Iqaluit city council looks to tax vacant residences

Council to discuss plan Tuesday, following unanimous support from finance committee

Iqaluit city council is considering creating a tax on rental units that have been leased but remain empty. (File photo)

By David Lochead

Iqaluit city councillors are looking to tax vacant properties in the city, with an aim to free up more rental units.

City council is scheduled to discuss the proposal on Tuesday, after the city’s finance committee unanimously approved a motion last week that recommends creating a new bylaw to allow for the tax.

The amount has yet to be determined, but a key feature of the proposed vacancy tax bylaw would be allowing the owner of a building to pass the tax on to a renter.

Iqaluit Mayor Kenny Bell said he hopes this creates an incentive to fill vacancies.

The majority of properties, especially buildings, in Iqaluit are leased by the Government of Nunavut, chief administrative officer Amy Elgersma said to the committee.

Coun. Romeyn Stevenson said small businesses and individuals are pushed out of the housing market by the government, which has the financial flexibility to pay high prices to lease units and keep them vacant. Funding the government receives in the form of subsidies, he said, contributes to that financial flexibility.

“I think Mayor Bell was quite correct that the cost [of the vacancy tax] will get passed on and it should get passed on to those renters like the [Government of Nunavut],” Stevenson said.

He added that vacant, yet owned or leased, properties has been identified as a key factor in Iqaluit housing crisis by the city’s housing task force.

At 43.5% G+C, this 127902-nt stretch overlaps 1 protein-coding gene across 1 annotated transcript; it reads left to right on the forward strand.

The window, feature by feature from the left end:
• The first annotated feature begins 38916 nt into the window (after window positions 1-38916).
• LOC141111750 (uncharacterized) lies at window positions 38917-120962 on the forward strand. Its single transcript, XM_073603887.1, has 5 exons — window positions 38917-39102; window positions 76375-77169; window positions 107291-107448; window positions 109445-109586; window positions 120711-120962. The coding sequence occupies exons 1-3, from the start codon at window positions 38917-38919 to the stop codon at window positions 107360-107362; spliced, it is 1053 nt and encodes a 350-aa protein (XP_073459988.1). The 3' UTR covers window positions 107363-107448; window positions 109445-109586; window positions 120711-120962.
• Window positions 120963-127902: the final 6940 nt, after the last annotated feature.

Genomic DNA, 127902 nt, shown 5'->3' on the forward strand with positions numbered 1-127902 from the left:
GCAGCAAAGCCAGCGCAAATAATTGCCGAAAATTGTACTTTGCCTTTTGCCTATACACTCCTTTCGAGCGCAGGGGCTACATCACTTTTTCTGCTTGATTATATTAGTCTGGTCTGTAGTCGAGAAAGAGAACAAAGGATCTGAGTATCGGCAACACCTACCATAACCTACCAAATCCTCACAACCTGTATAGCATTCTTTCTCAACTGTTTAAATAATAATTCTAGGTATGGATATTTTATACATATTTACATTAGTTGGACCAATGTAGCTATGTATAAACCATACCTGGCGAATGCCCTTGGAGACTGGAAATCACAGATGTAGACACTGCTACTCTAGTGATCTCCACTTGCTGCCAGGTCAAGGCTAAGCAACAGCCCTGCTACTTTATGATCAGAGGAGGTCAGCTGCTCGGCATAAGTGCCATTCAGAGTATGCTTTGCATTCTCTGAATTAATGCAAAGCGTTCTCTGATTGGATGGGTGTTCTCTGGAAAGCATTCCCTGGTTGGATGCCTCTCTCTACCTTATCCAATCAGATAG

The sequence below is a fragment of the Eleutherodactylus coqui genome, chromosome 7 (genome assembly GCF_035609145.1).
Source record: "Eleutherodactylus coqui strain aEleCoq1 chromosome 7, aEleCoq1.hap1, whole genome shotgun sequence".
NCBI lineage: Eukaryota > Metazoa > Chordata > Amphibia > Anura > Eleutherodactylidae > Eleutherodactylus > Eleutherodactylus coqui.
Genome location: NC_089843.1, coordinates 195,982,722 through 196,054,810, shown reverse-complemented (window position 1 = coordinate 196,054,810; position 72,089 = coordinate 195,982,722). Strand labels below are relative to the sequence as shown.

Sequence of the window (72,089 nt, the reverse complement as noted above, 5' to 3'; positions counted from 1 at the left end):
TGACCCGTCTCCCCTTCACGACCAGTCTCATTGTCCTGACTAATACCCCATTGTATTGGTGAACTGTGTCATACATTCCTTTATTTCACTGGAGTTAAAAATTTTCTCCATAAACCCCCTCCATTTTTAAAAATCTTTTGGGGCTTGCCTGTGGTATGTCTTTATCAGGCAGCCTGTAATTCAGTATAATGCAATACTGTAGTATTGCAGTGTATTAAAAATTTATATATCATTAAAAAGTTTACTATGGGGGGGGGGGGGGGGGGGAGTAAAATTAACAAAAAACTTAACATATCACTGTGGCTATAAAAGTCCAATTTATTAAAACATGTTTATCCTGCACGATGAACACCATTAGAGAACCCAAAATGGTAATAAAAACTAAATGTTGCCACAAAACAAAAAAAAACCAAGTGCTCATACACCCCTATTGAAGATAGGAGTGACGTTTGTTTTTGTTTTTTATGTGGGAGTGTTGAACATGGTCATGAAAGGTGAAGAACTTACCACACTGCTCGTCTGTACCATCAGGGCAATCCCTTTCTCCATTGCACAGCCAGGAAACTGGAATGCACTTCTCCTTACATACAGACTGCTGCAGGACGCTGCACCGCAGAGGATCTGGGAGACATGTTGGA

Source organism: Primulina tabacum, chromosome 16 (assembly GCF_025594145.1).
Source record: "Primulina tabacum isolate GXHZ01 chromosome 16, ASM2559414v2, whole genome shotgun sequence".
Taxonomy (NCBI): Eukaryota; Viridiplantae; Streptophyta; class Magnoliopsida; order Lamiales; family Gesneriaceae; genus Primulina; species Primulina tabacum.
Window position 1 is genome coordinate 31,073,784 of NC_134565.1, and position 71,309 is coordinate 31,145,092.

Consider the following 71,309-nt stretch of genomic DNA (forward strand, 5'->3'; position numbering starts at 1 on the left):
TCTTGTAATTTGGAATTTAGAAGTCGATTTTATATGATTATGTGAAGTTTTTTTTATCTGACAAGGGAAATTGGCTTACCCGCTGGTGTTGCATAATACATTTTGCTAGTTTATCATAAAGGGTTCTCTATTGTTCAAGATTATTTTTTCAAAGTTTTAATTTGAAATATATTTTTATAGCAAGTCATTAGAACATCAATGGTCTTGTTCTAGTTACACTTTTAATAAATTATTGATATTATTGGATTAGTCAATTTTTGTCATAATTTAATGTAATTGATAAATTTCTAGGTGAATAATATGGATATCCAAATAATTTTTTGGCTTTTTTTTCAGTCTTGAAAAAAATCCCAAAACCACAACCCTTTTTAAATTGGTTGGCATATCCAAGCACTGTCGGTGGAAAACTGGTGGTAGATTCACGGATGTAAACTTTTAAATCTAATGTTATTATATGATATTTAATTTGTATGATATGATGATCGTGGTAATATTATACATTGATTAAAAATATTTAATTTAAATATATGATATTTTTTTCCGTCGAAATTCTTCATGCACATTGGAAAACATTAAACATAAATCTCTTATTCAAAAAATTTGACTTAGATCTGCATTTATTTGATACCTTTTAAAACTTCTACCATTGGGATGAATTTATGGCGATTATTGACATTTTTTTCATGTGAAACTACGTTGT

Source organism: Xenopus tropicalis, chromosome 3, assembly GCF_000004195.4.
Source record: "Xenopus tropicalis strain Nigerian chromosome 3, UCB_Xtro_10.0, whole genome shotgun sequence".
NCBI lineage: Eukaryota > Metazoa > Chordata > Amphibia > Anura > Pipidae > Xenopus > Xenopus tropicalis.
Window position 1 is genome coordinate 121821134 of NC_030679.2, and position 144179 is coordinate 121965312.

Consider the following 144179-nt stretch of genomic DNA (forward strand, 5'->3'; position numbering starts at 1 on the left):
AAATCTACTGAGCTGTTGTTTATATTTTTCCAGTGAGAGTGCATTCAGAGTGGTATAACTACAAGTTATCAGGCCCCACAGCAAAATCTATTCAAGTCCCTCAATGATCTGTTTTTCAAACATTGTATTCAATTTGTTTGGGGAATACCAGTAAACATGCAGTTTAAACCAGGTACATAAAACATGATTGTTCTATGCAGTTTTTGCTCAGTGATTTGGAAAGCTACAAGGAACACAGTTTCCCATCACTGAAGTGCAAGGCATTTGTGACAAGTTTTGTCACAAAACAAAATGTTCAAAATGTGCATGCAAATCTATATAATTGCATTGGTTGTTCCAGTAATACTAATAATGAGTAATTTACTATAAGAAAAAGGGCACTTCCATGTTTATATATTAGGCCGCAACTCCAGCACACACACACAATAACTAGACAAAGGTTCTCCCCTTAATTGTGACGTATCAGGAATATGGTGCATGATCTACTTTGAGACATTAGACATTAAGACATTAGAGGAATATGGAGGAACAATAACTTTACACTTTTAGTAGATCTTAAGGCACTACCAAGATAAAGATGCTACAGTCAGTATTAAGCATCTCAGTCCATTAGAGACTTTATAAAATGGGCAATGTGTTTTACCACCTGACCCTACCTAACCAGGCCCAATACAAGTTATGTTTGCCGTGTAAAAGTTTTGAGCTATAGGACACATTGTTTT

Kyle Sheppard, the chairperson of the finance committee, said he doesn’t know exactly how many properties leased by the Government of Nunavut are vacant or how many homes are vacant because they are in poor condition, but through anecdotes from landlords he’s heard it’s “a significant number.”

“We need to put families into housing in our community, we can’t afford to have these units sitting vacant,” he said.

The bylaw is still in its early stages, so Sheppard isn’t able to say how individuals or small business owners would be protected from property owners passing the new tax down to them. He added once the motion is passed and work on policy begins those specifics would become clearer.

“Ultimately, the goal is to have as many units occupied as possible in hopes that a vacancy tax is never payable by any party,” he said.

According to a 2020 report from the Canada Mortgage and Housing Corp., 0.2 per cent of Iqaluit’s housing is vacant and available to be rented.

The same report stated the average cost of rent in Iqaluit is $2,736, more than double that of Whitehorse. Meanwhile, the Nunavut Housing Corporation estimated last year that an additional 360 units are needed in Iqaluit.

If council approves the proposal, Sheppard said the intent is to have a vacancy tax policy in place by the end of the year.

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(10) Comments:

  1. Posted by Snappy 20 on

    Hamlet council pretending to do something. The vacancy rate is .2%. Not 2%, it’s 0.2%. Which is pretty darn close to zero. This is nothing but a distraction to make the public think this council is doing something useful. They are not. We haven’t forgotten their plan to raise property taxes on homeowners to pay for the tax break to their large corporate friends. Their attempts at manipulating public opinion is laughably poor.